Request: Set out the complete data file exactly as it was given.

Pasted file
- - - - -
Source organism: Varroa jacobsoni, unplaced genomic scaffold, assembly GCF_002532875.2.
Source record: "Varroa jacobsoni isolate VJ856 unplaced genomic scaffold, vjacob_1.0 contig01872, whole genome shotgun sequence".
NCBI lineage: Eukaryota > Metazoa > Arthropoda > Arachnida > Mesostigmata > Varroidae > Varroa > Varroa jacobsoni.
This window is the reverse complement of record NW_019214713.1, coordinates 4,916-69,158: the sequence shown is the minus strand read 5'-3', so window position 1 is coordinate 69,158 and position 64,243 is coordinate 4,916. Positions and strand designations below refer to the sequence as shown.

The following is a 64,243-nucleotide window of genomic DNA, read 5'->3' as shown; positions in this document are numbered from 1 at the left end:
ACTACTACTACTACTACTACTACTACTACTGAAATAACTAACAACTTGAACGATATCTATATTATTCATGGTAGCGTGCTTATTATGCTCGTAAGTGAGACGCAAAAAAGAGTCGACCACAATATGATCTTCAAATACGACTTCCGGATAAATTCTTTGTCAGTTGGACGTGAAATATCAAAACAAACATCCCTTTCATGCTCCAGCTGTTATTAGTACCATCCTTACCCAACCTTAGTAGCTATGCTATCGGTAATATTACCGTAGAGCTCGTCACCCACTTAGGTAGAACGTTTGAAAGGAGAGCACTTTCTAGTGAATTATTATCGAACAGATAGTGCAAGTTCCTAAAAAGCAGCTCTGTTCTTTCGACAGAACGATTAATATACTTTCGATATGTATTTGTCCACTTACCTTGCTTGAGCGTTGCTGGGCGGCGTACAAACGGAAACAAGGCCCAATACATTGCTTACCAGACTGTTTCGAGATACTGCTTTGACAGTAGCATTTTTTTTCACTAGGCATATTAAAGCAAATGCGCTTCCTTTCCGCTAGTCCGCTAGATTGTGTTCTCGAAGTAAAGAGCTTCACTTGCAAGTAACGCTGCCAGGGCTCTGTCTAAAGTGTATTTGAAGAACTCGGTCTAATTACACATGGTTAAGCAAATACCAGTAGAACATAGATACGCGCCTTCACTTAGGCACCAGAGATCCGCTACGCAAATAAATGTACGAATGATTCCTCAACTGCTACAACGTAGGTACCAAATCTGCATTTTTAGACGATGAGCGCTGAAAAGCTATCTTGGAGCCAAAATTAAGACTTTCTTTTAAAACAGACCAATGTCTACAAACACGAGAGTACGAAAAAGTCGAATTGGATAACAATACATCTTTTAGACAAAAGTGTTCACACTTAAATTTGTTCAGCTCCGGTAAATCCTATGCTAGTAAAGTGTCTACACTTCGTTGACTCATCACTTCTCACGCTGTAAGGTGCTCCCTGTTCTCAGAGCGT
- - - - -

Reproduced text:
Source organism: Varroa jacobsoni, unplaced genomic scaffold, assembly GCF_002532875.2.
Source record: "Varroa jacobsoni isolate VJ856 unplaced genomic scaffold, vjacob_1.0 contig01872, whole genome shotgun sequence".
NCBI lineage: Eukaryota > Metazoa > Arthropoda > Arachnida > Mesostigmata > Varroidae > Varroa > Varroa jacobsoni.
This window is the reverse complement of record NW_019214713.1, coordinates 4,916-69,158: the sequence shown is the minus strand read 5'-3', so window position 1 is coordinate 69,158 and position 64,243 is coordinate 4,916. Positions and strand designations below refer to the sequence as shown.

The following is a 64,243-nucleotide window of genomic DNA, read 5'->3' as shown; positions in this document are numbered from 1 at the left end:
ACTACTACTACTACTACTACTACTACTACTGAAATAACTAACAACTTGAACGATATCTATATTATTCATGGTAGCGTGCTTATTATGCTCGTAAGTGAGACGCAAAAAAGAGTCGACCACAATATGATCTTCAAATACGACTTCCGGATAAATTCTTTGTCAGTTGGACGTGAAATATCAAAACAAACATCCCTTTCATGCTCCAGCTGTTATTAGTACCATCCTTACCCAACCTTAGTAGCTATGCTATCGGTAATATTACCGTAGAGCTCGTCACCCACTTAGGTAGAACGTTTGAAAGGAGAGCACTTTCTAGTGAATTATTATCGAACAGATAGTGCAAGTTCCTAAAAAGCAGCTCTGTTCTTTCGACAGAACGATTAATATACTTTCGATATGTATTTGTCCACTTACCTTGCTTGAGCGTTGCTGGGCGGCGTACAAACGGAAACAAGGCCCAATACATTGCTTACCAGACTGTTTCGAGATACTGCTTTGACAGTAGCATTTTTTTTCACTAGGCATATTAAAGCAAATGCGCTTCCTTTCCGCTAGTCCGCTAGATTGTGTTCTCGAAGTAAAGAGCTTCACTTGCAAGTAACGCTGCCAGGGCTCTGTCTAAAGTGTATTTGAAGAACTCGGTCTAATTACACATGGTTAAGCAAATACCAGTAGAACATAGATACGCGCCTTCACTTAGGCACCAGAGATCCGCTACGCAAATAAATGTACGAATGATTCCTCAACTGCTACAACGTAGGTACCAAATCTGCATTTTTAGACGATGAGCGCTGAAAAGCTATCTTGGAGCCAAAATTAAGACTTTCTTTTAAAACAGACCAATGTCTACAAACACGAGAGTACGAAAAAGTCGAATTGGATAACAATACATCTTTTAGACAAAAGTGTTCACACTTAAATTTGTTCAGCTCCGGTAAATCCTATGCTAGTAAAGTGTCTACACTTCGTTGACTCATCACTTCTCACGCTGTAAGGTGCTCCCTGTTCTCAGAGCGT